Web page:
In a similar context, Merk and collaborators (Merk et al., 2012) further revealed that miR-29b participates in early aneurysm development in Marfan/Fbn1C1039G/+ mice. Blockade of miR-29b prevented early aneurysm development, cell apoptosis, and ECM deficiencies in the aortic root. These data suggest that miR-29 may represent a novel molecular target to augment matrix synthesis and maintain the structural integrity of the vascular wall.

A study from Jones et al. (2011) identified the role of miR-29a in TAA development. A significant inverse relationship between miR-29a and MMP-2 was identified in clinical TAA specimens, indicating that miR-29a may regulate ECM production by targeting MMP-2 during TAA development.

Recently, a new cluster of miRNAs (miR-17-associated miRNAs) was identified in progressive aortic dilation (Wu et al., 2016). Patients with a bicuspid aortic valve (BAV) are at increased risk for progressive aortic dilation associated with ECM degradation, relating to the increased activity of MMPs. In the heart, MMP activity is regulated via miR-17-enforced repression of TIMP, a mechanism the investigators were able to establish for the ascending aorta as well. MiRNA profiling of samples from dilated sections of ascending aortas indicated significantly increased miR-17 cluster expression levels in less dilated aortic segments compared to severely dilated segments. Both TIMP-1 and TIMP-2 were validated as miR-17 targets, and their expression levels were substantially decreased in the less dilated samples. As expected, the subsequent increased activity of MMPs was found to contribute to ECM disruption and aortic dilation. In addition, an miR-17 mimic decreased TIMP-1 and TIMP-2 expression and increased MMP2 activity in SMCs isolated from normal and BAV aortas, whereas the opposite effects were seen with an miR-17 inhibitor, suggesting that the miR-17-TIMP-MMP pathway mediates matrix degradation in progressive aortic dilation in BAV-associated AAs.

Long Non-coding RNAs

Long non-coding RNAs (lncRNAs) are generally defined as RNA transcripts with lengths >200 nt that do not encode proteins. They are involved in numerous biological events, such as signaling via scaffolding proteins, shaping nuclear architecture, imprinting genomic loci, and regulating enzymatic activity (Engreitz et al., 2016; Figure 1). The aberrant expression or mutation of lncRNA genes has been implicated in various human diseases (Batista and Chang, 2013). However, the functional roles and mechanisms of most lncRNAs remain elusive (Cech and Steitz, 2014).

Particularly in cardiovascular development and diseases, very few lncRNAs have been functionally characterized. Braveheart was the first lncRNA described in the heart, being required for cardiac development (Klattenhoff et al., 2013). Similarly, the lncRNA Fendrr regulates the transcriptional network required for cardiac development via interactions with histone-modifying complexes (polycomb Repressive Complex 2, PRC2 and trithorax group/myeloid/lymphoid or mixed-lineage Leukemia, TrxG/MLL) (Grote et al., 2013). There are other lncRNAs related to the differentiation of human embryonic stem cells, including TERMINATOR, ALIEN, and PUNISHER (Kurian et al., 2015).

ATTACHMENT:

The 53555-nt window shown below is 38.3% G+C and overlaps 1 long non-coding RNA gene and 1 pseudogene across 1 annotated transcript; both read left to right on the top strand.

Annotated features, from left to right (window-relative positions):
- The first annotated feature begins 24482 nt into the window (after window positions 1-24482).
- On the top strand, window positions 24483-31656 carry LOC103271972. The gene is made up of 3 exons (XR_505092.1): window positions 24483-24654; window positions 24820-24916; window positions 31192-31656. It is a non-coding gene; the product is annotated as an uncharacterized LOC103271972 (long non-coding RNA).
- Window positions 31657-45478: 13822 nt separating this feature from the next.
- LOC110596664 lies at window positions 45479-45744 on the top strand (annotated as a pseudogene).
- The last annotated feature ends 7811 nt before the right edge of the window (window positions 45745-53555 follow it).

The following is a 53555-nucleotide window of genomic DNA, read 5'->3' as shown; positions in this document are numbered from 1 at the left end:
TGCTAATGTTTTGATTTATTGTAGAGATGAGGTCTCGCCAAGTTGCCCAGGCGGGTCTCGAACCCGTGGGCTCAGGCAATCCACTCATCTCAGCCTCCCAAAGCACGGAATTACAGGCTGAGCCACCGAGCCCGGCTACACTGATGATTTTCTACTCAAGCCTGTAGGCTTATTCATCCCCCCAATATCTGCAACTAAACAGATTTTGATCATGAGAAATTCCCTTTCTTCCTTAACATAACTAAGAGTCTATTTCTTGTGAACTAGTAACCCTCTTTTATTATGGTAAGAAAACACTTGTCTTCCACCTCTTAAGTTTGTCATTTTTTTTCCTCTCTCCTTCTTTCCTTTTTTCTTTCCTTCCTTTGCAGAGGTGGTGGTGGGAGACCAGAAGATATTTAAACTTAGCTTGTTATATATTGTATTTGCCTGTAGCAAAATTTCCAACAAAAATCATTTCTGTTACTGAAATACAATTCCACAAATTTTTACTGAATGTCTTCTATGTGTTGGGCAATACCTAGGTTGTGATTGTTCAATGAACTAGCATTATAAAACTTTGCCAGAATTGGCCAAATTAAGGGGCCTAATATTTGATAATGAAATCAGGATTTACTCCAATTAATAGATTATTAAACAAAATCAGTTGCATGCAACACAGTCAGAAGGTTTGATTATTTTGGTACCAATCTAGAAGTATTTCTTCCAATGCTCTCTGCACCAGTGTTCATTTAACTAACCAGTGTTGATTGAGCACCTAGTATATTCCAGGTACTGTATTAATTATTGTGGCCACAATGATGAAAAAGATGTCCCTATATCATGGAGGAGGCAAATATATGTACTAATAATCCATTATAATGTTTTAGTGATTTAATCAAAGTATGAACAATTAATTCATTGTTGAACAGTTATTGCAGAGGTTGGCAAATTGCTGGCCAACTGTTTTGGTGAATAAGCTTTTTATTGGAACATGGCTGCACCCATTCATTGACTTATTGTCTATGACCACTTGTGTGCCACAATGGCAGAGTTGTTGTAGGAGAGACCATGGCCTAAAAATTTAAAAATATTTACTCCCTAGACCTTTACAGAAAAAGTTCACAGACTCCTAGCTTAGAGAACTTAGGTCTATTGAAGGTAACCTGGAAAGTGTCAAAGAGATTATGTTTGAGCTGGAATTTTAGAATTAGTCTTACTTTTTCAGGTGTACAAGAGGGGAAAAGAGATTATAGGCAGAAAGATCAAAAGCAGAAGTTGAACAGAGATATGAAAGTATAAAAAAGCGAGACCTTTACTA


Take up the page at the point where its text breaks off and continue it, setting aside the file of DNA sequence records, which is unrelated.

During the development of cardiovascular diseases, lncRNAs seem to either serve as potential indicators (biomarkers) or regulators of cell function and disease progression. For instance, Novlnc6 was found to be differentially expressed in patients with dilated cardiomyopathy (Ounzain et al., 2015), and Hotair levels were reduced in patients with BAV and related valve calcifications (Carrion et al., 2014). The expression levels of the lncRNAs HIF1A antisense RNA (aHIF), antisense non-coding RNA in the INK4 Locus (ANRIL), KCNQ1 opposite strand/antisense transcript 1 (KCNQ1OT1), myocardial infarction associated transcrip (MIAT), and metastasis associated lung adenocarcinoma transcript 1 (MALAT1) may be associated with acute myocardial infarction(Vausort et al., 2014). MALAT1 regulates EC function and vascular inflammation in patients with diabetes-induced vascular complications (Michalik et al., 2014), while MIAT was identified as a competing endogenous RNA, that forms a feedback loop with VEGF and miR-150-5p and controls EC function in diabetic retinopathies (Yan et al., 2015). The long intergenic non-coding RNA (lincRNA)-p21 was shown to repress proliferation and induce apoptosis of SMCs in atherosclerotic plaques (Wu et al., 2014).

One particular lncRNA, H19, appears to have a universal effect on the cardiovascular system. The downregulation of H19 was shown to promote cell proliferation and inhibit cell apoptosis during late-stage cardiac differentiation by regulating the negative role of miR-19b in Sox6 expression (Han et al., 2016). H19 was also shown to mediate the inhibition of melatonin by inducing the premature senescence of c-kit+ cardiac progenitor cells via miR-675 stimulation (Cai et al., 2016). In addition, H19 inhibition was found to decrease human umbilical vein endothelial cells (HUVEC) growth and capillary formation, while the H19-miR-675 axis targets calcium/calmodulin dependent protein kinase II Delta (CaMKIIδ), thus serving as a negative regulator of cardiac hypertrophy (Liu et al., 2016). H19-derived miR-675 was found to aggravate restenosis by targeting PTEN in VSMCs (Lv et al., 2017). These data indicate that H19 participates in cardiac development and related cardiovascular disease processes. The altered DNA methylation of H19 in calcified aortic valve disease was shown to promote mineralization by silencing NOTCH1 (Hadji et al., 2016). LncRNAs that have been studied for their implications in SMC plasticity and AA development and dilation are summarized in Table 2.